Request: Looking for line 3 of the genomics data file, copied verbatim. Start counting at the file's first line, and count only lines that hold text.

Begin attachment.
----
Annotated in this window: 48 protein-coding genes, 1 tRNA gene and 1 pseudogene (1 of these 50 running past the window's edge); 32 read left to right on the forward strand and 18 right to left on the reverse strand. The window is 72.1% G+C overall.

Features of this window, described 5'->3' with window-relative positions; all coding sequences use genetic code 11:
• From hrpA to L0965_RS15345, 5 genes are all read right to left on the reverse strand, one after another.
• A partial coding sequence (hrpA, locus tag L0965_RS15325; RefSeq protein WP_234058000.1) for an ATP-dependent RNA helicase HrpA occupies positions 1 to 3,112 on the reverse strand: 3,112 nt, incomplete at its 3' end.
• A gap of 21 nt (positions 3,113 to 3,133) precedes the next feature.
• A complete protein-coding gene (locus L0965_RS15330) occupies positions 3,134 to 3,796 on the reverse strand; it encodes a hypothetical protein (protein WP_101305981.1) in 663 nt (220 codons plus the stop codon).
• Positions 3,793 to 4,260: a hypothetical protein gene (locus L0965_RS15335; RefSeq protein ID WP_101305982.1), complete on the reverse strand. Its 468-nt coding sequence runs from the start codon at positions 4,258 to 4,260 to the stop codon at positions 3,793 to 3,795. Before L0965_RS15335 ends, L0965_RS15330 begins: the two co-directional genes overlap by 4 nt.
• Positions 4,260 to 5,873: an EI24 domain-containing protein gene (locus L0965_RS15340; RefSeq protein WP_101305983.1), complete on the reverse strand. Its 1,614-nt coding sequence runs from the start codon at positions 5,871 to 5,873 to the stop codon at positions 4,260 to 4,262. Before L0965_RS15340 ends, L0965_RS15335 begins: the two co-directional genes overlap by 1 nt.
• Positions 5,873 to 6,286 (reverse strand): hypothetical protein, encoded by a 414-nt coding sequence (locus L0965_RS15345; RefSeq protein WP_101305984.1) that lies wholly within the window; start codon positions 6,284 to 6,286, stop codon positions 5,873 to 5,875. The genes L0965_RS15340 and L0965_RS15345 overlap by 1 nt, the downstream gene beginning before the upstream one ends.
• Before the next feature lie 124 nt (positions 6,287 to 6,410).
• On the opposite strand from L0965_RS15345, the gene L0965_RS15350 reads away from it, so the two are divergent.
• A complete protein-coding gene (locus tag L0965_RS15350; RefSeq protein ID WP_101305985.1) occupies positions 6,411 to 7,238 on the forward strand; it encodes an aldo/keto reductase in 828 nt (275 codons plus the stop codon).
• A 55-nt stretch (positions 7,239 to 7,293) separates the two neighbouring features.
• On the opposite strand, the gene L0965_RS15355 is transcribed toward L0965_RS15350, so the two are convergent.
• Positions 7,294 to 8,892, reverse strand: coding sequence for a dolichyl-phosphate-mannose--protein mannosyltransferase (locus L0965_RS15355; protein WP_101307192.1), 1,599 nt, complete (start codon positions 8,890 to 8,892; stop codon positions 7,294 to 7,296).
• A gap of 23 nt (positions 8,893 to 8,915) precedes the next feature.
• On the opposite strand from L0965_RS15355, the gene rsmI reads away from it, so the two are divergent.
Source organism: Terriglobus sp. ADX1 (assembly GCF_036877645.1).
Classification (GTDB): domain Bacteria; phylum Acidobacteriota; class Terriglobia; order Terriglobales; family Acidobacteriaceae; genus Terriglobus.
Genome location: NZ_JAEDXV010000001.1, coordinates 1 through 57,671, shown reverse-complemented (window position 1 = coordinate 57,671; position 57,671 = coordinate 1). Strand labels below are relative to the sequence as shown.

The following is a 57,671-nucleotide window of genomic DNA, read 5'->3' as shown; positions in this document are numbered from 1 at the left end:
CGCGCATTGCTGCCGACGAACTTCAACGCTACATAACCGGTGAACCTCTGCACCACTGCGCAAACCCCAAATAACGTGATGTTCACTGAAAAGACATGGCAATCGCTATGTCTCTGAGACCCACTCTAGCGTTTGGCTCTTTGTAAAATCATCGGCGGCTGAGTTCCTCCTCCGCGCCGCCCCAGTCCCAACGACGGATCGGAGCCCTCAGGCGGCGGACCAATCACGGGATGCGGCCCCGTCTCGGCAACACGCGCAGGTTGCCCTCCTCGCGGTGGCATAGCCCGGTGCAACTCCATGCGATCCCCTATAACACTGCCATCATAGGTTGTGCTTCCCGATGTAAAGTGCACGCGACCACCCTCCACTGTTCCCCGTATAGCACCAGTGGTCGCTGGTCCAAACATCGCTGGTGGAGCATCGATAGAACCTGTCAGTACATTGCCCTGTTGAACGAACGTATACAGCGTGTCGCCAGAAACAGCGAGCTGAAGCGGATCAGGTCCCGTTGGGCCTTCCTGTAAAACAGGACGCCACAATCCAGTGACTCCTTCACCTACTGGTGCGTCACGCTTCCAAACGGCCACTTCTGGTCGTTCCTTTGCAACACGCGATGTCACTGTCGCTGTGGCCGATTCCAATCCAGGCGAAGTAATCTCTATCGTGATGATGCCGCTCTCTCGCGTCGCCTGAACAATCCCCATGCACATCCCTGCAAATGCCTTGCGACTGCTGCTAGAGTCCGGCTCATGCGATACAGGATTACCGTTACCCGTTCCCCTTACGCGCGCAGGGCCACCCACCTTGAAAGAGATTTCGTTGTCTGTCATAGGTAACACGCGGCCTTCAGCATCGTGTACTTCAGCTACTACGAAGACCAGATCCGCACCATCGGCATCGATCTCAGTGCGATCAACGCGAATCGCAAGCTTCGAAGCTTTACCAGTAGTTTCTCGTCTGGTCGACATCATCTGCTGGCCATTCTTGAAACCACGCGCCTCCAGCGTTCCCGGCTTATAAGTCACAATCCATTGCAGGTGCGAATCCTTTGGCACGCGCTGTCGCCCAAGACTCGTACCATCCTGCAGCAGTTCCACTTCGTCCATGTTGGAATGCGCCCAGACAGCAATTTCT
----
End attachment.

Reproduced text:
• From hrpA to L0965_RS15345, 5 genes are all read right to left on the reverse strand, one after another.